Best Ways to Manage Romantic Relationships With a Chronic Illness
Taking a big breath, Christy walks into the coffee shop, glides past the big comfy couch, and settles on a small table with two chairs. She arrived a little early so she could choose the right spot for her second date with Kyle. So many things were bouncing around in her head. Was this outfit really a good choice? What did she want to talk about? What did she want to ask him? How long should she wait to talk to him about her chronic condition? Should she wait until it naturally came up or make it a point to bring it up sooner than later?
Christy has had Ulcerative Colitis for many years and had a pretty good handle on it but this dating thing was new. She had been married for years but suddenly found herself widowed about a year ago. She didn’t think she would ever be ready to date but she met this nice guy and at the urging of friends and family decided to give it a chance.
Christy, like other women, finds herself in a difficult position managing a chronic condition and starting all over again. It can be difficult to know the right ways to talk about the condition to a prospective romantic partner, so we're going to give our researched suggestions to help along the way, so you can have a healthy, honest relationship in your near future!
Tips for Talking with a Prospective Romantic Partner
As always be sure to always consult with a therapist or counselor to see what will work the best for your specific situation. These are some general guidelines that we think can help.
Set privacy expectations - When is the right time to bring it up? The answer to this question can be very different depending on factors such as the personalities of both the person with Ulcerative Colitis and the person they are dating. Some people are more private in general and particularly when it comes to the type of issues that comes along with Ulcerative Colitis. Even without a chronic condition, some people tend to let private issues come out slowly while other people move much more quickly. Whether you are more one way than the other, it is best to consider both personalities when deciding when and how much to disclose.
Encourage trust from your partner – As a good relationship grows, the trust will start to flourish and with that comes a new level of comfort. Each step of the way may be a good time to start sharing a little more about yourself. Any relationship tends to unfold like the peeling of an onion. We quite naturally find out more and more about each other as time goes on.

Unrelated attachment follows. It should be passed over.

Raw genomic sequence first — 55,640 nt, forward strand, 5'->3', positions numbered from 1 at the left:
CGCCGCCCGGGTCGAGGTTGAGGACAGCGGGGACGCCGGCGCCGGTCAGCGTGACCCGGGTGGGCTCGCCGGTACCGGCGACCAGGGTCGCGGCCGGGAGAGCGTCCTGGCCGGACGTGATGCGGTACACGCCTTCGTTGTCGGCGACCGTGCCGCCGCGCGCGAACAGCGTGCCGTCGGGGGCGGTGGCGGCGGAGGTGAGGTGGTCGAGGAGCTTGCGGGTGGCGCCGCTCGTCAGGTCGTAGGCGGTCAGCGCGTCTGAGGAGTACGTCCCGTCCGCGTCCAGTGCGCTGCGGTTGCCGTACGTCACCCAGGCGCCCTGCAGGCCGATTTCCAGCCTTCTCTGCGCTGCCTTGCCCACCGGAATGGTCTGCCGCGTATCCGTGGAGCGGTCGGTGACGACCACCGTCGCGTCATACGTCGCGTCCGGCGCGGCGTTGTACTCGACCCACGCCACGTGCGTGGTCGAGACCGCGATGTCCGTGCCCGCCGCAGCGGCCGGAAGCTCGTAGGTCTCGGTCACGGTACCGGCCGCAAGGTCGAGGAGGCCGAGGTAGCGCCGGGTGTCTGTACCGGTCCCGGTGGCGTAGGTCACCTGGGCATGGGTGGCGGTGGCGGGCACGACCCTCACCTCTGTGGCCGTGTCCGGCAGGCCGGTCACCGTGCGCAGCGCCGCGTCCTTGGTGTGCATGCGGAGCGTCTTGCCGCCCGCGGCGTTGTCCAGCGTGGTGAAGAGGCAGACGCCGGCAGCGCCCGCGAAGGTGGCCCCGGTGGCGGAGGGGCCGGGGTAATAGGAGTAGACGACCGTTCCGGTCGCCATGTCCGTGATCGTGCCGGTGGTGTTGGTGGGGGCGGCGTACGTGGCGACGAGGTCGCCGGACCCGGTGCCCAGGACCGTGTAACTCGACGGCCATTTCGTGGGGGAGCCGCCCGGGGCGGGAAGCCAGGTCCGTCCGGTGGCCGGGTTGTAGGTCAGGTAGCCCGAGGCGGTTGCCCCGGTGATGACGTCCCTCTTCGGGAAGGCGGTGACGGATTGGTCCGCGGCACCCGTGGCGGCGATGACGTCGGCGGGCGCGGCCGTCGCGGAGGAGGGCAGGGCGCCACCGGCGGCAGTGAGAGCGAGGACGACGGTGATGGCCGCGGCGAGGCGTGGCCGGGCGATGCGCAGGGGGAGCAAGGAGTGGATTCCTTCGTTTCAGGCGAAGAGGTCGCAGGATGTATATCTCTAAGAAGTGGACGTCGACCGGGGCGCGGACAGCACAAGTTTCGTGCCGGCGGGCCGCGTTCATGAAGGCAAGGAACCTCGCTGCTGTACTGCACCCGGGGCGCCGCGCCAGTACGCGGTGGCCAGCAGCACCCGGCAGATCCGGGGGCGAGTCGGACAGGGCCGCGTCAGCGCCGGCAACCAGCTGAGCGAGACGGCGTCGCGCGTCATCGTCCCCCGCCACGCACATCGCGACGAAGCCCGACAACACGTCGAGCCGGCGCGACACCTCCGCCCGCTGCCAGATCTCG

Know your comfort level - Keep in mind that your comfort level will most likely be contagious. The more comfortable you are with the potentially embarrassing aspects of Ulcerative Colitis, the more your friend will feel at ease. No need to be in a hurry though, if you are not feeling comfortable enough give it more time. It is always good to match the amount of information you share with your comfort level.
Use humor –To help raise the comfort level it may be a good time to get in touch with your childish side. A few well-placed jokes will likely lighten the mood. Getting a feel for your friend’s sense of humor should help in crafting your style of joking. Whether you want to go for a subtle approach or a “just throw it out there” approach, if humor is something you would like to try, remember that most people will respond positively when a little joking is thrown in.
Be open to vulnerability- We often fear vulnerability because many people view it as a weakness. But in fact, it can be considered quite a strength in a good relationship. When you trust your partner, showing a little vulnerability can actually increase the intimacy level. This can be particularly true when dealing with a sensitive subject like chronic Ulcerative Colitis.
The National Institutes of Health report that social relationships have a significant effect on many aspects of health including mental and physical health, health behavior, and mortality risk. Research has shown that positive social connection can help to relieve the kind of bad stress associated with heart disease, weak immune system, and poor gut function.
Also, people tend to engage in healthier behaviors when in a long-term loving relationship such as better nutrition with shared meals, better motivation to go to the doctor and even something as simple as better oral hygiene. Even though dating with a chronic disease such as Ulcerative Colitis can be a bit challenging and stressful in the beginning, the benefits to your overall well-being will make it worth the effort.
Disclaimer: Always be sure to talk to a counselor or therapist regarding additional help with romantic relationships. NorthShore is not a replacement for a professional mental health professional.